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Melithaea ochracea3.jpg
Melithaea ochracea at Bali, Indonesia
Scientific classification
Kingdom: Animalia
Phylum: Cnidaria
Class: Anthozoa
Subclass: Octocorallia
Order: Alcyonacea
Suborder: Scleraxonia
Family: Melithaeidae
Gray, 1870 [1]

See text

  • Melitodidae

Melithaeidae is a family of corals in the suborder Scleraxonia. Members of the family are commonly known as sea fans and are found on reefs in the tropical regions of the Indo-Pacific.[2]


Members of the family Melithaeidae are arborescent colonial corals forming fans, bushes or trees. The axis or main skeletal "trunk" is jointed, there being nodes, flexible horny joints, separated by internodes composed of hard, calcareous material. The branches divide dichotomously at the nodes and these are often swollen. The minute calcareous spicules in the flexible membrane called the mesoglea that covers the skeleton are called sclerites. The exact shape of these spicules is important for identification purposes and in this family there are a range of different sclerites including foliate capstans and spheroids, plain spindles, plain capstans and small and large clubs. Members of this family do not have the unicellular symbiotic algae Zooxanthellae that grows in the tissues of many other corals.[2]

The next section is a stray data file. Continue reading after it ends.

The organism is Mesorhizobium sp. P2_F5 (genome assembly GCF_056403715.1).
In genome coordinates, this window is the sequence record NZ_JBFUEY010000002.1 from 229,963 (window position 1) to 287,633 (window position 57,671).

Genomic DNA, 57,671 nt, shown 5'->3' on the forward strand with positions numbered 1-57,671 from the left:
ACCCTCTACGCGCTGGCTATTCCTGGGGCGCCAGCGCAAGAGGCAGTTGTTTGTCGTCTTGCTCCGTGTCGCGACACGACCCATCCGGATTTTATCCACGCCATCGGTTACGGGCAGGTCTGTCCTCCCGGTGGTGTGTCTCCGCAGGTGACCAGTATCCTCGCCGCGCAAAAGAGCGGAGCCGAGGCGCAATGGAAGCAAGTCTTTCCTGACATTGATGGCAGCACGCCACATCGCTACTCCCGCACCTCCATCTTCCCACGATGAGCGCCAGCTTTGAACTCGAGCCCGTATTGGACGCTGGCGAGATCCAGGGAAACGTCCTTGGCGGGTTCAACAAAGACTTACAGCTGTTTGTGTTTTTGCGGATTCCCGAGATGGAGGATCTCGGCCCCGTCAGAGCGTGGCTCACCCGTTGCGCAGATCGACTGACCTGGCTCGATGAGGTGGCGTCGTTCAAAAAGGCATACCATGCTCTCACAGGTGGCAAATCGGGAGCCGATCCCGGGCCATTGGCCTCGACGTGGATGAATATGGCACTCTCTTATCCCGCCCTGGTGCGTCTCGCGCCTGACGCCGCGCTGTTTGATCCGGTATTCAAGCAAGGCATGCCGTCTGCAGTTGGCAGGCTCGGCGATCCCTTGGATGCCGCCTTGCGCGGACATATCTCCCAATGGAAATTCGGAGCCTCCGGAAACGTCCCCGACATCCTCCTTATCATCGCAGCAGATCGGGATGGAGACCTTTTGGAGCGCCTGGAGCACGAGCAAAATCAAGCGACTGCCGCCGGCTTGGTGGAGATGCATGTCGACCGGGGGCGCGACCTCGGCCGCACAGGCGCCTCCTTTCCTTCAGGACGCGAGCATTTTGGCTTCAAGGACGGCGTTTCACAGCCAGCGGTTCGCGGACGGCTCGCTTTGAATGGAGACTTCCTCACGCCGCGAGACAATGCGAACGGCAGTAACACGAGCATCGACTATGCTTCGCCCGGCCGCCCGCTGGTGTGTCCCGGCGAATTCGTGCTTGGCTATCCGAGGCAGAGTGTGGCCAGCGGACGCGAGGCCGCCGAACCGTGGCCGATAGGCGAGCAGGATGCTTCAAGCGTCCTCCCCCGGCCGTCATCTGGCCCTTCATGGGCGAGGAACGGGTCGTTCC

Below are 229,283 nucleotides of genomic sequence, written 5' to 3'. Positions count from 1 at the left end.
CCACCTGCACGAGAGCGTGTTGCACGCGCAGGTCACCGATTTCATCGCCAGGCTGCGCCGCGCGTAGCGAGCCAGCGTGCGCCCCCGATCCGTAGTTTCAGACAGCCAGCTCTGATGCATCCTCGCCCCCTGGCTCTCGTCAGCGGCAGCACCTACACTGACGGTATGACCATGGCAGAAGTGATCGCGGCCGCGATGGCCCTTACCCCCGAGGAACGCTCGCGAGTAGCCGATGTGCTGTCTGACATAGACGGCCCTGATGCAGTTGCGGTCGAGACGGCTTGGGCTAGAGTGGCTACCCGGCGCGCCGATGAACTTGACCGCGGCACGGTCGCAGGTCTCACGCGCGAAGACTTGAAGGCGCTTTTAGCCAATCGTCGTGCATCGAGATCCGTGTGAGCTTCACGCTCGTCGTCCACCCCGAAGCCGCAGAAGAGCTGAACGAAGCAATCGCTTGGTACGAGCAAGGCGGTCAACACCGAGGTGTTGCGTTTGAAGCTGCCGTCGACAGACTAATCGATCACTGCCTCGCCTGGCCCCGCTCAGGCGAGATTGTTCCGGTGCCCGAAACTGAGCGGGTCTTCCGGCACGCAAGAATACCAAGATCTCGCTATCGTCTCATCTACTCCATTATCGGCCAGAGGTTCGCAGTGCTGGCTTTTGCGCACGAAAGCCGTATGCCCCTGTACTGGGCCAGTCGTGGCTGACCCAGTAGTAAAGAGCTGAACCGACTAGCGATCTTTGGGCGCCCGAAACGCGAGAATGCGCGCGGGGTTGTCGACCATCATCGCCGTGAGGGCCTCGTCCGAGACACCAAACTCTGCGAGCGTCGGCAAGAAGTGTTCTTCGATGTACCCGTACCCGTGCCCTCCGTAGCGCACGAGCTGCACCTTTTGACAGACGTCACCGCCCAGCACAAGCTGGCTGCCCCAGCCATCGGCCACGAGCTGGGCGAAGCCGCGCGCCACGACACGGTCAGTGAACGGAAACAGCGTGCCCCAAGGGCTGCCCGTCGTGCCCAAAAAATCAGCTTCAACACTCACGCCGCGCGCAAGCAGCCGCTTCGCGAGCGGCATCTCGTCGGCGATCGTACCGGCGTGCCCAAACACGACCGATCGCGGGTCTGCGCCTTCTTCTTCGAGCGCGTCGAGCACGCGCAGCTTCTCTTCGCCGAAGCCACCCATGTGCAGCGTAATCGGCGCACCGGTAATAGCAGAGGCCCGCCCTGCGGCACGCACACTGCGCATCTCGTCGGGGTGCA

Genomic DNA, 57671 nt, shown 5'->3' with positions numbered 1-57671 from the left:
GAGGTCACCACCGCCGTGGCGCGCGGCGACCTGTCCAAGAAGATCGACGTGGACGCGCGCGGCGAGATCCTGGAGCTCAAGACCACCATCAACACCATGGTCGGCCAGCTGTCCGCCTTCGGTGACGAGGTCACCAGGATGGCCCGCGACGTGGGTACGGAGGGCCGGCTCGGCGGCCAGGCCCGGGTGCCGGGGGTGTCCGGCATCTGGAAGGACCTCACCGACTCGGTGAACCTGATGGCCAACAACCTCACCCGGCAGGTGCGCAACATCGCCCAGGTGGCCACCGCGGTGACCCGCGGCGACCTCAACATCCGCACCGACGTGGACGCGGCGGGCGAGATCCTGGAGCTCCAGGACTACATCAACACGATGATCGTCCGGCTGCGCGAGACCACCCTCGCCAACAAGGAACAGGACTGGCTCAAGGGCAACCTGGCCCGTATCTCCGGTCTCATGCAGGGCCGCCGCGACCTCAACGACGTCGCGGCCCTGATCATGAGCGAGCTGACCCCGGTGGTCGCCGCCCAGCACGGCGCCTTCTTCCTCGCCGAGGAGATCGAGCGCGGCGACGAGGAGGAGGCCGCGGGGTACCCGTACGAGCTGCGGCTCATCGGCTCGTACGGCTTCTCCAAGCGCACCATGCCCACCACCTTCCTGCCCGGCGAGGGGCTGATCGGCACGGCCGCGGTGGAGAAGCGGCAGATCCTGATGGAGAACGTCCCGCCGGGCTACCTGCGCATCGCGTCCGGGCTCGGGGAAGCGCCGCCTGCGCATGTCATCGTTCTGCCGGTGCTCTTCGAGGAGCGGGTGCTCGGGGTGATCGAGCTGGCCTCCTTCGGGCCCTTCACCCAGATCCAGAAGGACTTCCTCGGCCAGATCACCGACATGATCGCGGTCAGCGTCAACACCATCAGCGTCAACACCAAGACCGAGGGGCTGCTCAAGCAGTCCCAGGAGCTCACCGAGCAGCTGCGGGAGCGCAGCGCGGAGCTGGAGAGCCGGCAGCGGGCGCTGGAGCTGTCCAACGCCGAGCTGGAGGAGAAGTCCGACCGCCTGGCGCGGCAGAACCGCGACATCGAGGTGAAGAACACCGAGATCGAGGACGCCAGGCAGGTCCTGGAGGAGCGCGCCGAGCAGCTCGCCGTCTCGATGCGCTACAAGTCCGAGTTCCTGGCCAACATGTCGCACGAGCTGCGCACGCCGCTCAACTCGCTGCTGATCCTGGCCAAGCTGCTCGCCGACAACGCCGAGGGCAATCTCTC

The World Register of Marine Species includes the following genera in the family: [1]


  1. ^ a b c van Ofwegen, Leen (2010). "Melithaeidae". World Register of Marine Species. Retrieved 2012-02-22. 
  2. ^ a b Family Melithaeidae Marine Species Identification Portal. Retrieved 2012-02-22.